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boxing

Boxing

Traditional boxing techniques with a professional boxing trainer, train as the professionals do without the ring.

Boxing is a combat sport and martial art in which two people fight using their fists for competition. Boxing is typically supervised by a referee engaged in during a series of one- to three-minute intervals called rounds, and boxers generally of similar weight. There are four ways to win; if the opponent is knocked out and unable to get up before the referee counts to ten seconds (a knockout, or KO) or if the opponent is deemed too injured to continue (a Technical Knockout, or TKO), if an opponent is disqualified for breaking a rule, or if there is no stoppage of the fight before an agreed number of rounds, a winner is determined either by the referee's decision or by judges' scorecards.

Amateur boxing

Amateur boxing may be found at the collegiate level, at the Olympic Games and Commonwealth Games, and in many other venues sanctioned by amateur boxing associations. Amateur boxing has a point scoring system that measures the number of clean blows landed rather than physical damage. Bouts consist of three rounds of three minutes in the Olympic and Commonwealth Games, and three rounds of three minutes in a national ABA (Amateur Boxing Association) bout, each with a one-minute interval between rounds.

Competitors wear protective headgear and gloves with a white strip across the knuckle. A punch is considered a scoring punch only when the boxers connect with the white portion of the gloves. Each punch that lands cleanly on the head or torso with sufficient force is awarded a point. A referee monitors the fight to ensure that competitors use only legal blows. A belt worn over the torso represents the lower limit of punches – any boxer repeatedly landing low blows (below the belt) is disqualified. Referees also ensure that the boxers don't use holding tactics to prevent the opponent from swinging. If this occurs, the referee separates the opponents and orders them to continue boxing. Repeated holding can result in a boxer being penalized or ultimately disqualified. Referees will stop the bout if a boxer is seriously injured, if one boxer is significantly dominating the other or if the score is severely imbalanced.[14] Amateur bouts which end this way may be noted as "RSC" (referee stopped contest) with notations for an outclassed opponent (RSCO), outscored opponent (RSCOS), injury (RSCI) or head injury (RSCH).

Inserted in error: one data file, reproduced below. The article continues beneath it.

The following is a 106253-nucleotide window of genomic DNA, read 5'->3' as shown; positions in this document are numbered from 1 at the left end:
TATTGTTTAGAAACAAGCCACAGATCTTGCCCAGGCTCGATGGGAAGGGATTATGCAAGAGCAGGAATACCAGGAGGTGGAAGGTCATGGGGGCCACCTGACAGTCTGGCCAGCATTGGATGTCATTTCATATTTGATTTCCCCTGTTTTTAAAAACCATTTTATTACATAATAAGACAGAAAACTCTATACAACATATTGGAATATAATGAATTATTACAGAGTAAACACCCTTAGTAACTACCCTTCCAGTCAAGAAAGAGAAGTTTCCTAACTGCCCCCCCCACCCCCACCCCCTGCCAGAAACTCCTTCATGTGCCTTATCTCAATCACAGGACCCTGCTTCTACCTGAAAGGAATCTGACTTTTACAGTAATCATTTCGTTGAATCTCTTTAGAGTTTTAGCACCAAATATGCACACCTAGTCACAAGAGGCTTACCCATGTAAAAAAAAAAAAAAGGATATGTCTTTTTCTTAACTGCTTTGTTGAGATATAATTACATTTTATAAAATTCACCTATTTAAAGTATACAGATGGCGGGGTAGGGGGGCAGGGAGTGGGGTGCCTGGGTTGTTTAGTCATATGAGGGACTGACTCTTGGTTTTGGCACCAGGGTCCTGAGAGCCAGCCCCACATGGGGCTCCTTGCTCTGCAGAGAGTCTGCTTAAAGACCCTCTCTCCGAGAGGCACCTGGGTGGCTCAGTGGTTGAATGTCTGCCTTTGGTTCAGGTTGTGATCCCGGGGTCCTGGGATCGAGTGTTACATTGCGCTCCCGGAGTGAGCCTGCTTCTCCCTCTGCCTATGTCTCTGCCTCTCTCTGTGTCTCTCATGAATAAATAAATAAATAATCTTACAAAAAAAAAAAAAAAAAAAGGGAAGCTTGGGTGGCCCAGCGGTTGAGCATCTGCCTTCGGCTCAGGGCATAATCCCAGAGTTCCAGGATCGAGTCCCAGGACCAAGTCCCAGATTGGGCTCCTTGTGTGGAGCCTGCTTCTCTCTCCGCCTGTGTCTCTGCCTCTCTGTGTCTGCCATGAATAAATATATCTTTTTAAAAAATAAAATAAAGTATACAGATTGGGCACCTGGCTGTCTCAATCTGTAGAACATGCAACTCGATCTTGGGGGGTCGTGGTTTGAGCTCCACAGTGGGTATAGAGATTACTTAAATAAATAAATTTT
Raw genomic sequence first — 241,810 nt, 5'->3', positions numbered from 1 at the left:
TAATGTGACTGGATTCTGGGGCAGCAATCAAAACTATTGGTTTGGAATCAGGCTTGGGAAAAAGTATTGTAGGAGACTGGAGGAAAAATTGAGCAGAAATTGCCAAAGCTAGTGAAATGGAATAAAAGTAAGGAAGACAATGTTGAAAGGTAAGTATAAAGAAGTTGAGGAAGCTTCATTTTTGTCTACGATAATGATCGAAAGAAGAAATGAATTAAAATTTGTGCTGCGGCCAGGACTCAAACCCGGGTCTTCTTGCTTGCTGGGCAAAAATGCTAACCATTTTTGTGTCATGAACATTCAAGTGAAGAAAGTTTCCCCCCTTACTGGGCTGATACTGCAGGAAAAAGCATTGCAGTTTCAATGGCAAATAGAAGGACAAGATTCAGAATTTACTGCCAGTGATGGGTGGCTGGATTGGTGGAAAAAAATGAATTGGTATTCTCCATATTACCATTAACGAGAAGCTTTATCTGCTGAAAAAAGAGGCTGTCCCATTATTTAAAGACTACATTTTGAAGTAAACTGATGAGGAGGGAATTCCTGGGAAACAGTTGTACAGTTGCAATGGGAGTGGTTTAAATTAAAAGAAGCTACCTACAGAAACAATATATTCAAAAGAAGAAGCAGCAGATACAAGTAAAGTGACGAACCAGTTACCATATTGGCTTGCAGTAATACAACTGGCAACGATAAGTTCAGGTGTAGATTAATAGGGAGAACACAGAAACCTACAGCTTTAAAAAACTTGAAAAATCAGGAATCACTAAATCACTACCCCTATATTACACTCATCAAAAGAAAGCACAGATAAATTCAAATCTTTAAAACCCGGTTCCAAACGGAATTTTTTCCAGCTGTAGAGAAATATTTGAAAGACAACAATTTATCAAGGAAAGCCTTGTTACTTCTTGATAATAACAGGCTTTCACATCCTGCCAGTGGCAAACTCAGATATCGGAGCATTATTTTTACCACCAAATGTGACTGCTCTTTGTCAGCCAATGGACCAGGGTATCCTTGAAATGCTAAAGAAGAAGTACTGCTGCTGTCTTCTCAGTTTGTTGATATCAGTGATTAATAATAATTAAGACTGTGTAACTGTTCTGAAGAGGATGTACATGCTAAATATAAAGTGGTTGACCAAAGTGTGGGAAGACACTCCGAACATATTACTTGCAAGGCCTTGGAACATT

Protective equipment

Amateur boxers are required to have headgear and a sleeveless shirt in the color of their corner, while professionals fight bare-chested and without headgear. Female boxers in amateur ranks are allowed a short sleeved shirt, whereas professionals wear a sleeveless shirt. All female boxers are allowed a chest protector. All boxers are required a mouthpiece, the construction of which is up to the sanctioning body and the fighters. All boxers in sanctioned bouts are required to have a foul protector, which protects the groin and lower abdomen. Female foul protectors have less padding in the groin, but are still required in sanctioned bouts. All boxers also wear gloves, ranging in weight from 8-16oz in amateur bouts and 6-12oz in professional bouts. Amateurs are bound by an approved glove, whereas professional boxers have only a minimum weight of glove, the exact weight and even brand can be determined in the negotiations prior to the fight. Gloves are subject to inspection both by the representatives of the sanctioning body and the opposing fighter's corner prior to a fight. They are then taped on the laces to prevent them from coming loose, and are usually signed by the representative of the sanctioning body to assure no tampering has taken place. Boxers are also required to have handwraps. USA Boxing allows re-usable cotton handwraps with a hook and loop closure, whereas most professional fights require adhesive, one time use wraps. Wraps are also subject to inspection, a notable example being the fight between Shane Mosley and Antonio Margarito, where a plaster like substance was found in the wraps of Margarito, resulting in his suspension for "at least a year." In modern-day professional boxing, it is mandatory for males to wear a waistband wrapped around their upper thighs and the lower waist. This waistband is usually black or red and is made of rubber (sometimes leather) in order to cushion the body from deadly shots towards the male's most vulnerable body part—the pelvis. However, it is still possible to suffer from a blow to the pelvis despite having the waistband; depending on the strength of the punch. The waistband gets bent and twisted during fights and often sticks out of the boxer's shorts which causes the boxer's belly to be slightly squeezed. Before the 1980s, the waistband was much smaller and therefore; allows more damage onto the boxer's pelvis.